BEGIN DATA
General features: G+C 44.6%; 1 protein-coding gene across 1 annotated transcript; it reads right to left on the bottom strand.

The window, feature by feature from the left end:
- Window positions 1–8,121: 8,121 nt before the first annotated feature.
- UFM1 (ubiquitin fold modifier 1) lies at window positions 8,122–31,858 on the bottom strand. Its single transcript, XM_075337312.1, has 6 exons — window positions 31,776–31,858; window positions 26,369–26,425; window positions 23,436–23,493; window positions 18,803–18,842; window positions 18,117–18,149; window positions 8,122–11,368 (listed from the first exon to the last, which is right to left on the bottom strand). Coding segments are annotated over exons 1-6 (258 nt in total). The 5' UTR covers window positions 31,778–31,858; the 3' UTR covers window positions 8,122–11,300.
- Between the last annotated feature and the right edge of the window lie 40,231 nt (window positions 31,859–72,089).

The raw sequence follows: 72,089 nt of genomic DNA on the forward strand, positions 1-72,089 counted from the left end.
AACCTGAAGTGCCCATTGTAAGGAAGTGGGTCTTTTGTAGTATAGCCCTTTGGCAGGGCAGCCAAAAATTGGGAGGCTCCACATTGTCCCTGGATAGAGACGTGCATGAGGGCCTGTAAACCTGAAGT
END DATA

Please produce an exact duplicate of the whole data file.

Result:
General features: G+C 44.6%; 1 protein-coding gene across 1 annotated transcript; it reads right to left on the bottom strand.

The window, feature by feature from the left end:
- Window positions 1–8,121: 8,121 nt before the first annotated feature.
- UFM1 (ubiquitin fold modifier 1) lies at window positions 8,122–31,858 on the bottom strand. Its single transcript, XM_075337312.1, has 6 exons — window positions 31,776–31,858; window positions 26,369–26,425; window positions 23,436–23,493; window positions 18,803–18,842; window positions 18,117–18,149; window positions 8,122–11,368 (listed from the first exon to the last, which is right to left on the bottom strand). Coding segments are annotated over exons 1-6 (258 nt in total). The 5' UTR covers window positions 31,778–31,858; the 3' UTR covers window positions 8,122–11,300.
- Between the last annotated feature and the right edge of the window lie 40,231 nt (window positions 31,859–72,089).

The raw sequence follows: 72,089 nt of genomic DNA on the forward strand, positions 1-72,089 counted from the left end.
AACCTGAAGTGCCCATTGTAAGGAAGTGGGTCTTTTGTAGTATAGCCCTTTGGCAGGGCAGCCAAAAATTGGGAGGCTCCACATTGTCCCTGGATAGAGACGTGCATGAGGGCCTGTAAACCTGAAGT